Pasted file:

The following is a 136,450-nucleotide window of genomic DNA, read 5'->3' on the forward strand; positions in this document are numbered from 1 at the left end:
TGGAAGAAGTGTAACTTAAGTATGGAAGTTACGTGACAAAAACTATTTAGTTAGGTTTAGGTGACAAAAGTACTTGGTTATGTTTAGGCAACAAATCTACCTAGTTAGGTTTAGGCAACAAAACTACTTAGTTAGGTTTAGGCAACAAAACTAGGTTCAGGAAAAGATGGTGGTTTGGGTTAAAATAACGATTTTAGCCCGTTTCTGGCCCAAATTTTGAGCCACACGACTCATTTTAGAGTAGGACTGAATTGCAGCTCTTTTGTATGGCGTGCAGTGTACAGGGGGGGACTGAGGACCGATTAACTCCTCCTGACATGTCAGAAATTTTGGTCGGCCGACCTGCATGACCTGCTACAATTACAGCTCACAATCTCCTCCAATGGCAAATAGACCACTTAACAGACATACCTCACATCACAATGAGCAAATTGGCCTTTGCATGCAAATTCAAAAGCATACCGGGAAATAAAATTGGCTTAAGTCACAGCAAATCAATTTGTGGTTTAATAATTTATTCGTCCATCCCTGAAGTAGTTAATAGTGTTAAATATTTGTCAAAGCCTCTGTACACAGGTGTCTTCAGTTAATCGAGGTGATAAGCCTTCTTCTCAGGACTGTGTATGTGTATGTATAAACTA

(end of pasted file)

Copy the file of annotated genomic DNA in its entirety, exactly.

The following is a 136,450-nucleotide window of genomic DNA, read 5'->3' on the forward strand; positions in this document are numbered from 1 at the left end:
TGGAAGAAGTGTAACTTAAGTATGGAAGTTACGTGACAAAAACTATTTAGTTAGGTTTAGGTGACAAAAGTACTTGGTTATGTTTAGGCAACAAATCTACCTAGTTAGGTTTAGGCAACAAAACTACTTAGTTAGGTTTAGGCAACAAAACTAGGTTCAGGAAAAGATGGTGGTTTGGGTTAAAATAACGATTTTAGCCCGTTTCTGGCCCAAATTTTGAGCCACACGACTCATTTTAGAGTAGGACTGAATTGCAGCTCTTTTGTATGGCGTGCAGTGTACAGGGGGGGACTGAGGACCGATTAACTCCTCCTGACATGTCAGAAATTTTGGTCGGCCGACCTGCATGACCTGCTACAATTACAGCTCACAATCTCCTCCAATGGCAAATAGACCACTTAACAGACATACCTCACATCACAATGAGCAAATTGGCCTTTGCATGCAAATTCAAAAGCATACCGGGAAATAAAATTGGCTTAAGTCACAGCAAATCAATTTGTGGTTTAATAATTTATTCGTCCATCCCTGAAGTAGTTAATAGTGTTAAATATTTGTCAAAGCCTCTGTACACAGGTGTCTTCAGTTAATCGAGGTGATAAGCCTTCTTCTCAGGACTGTGTATGTGTATGTATAAACTA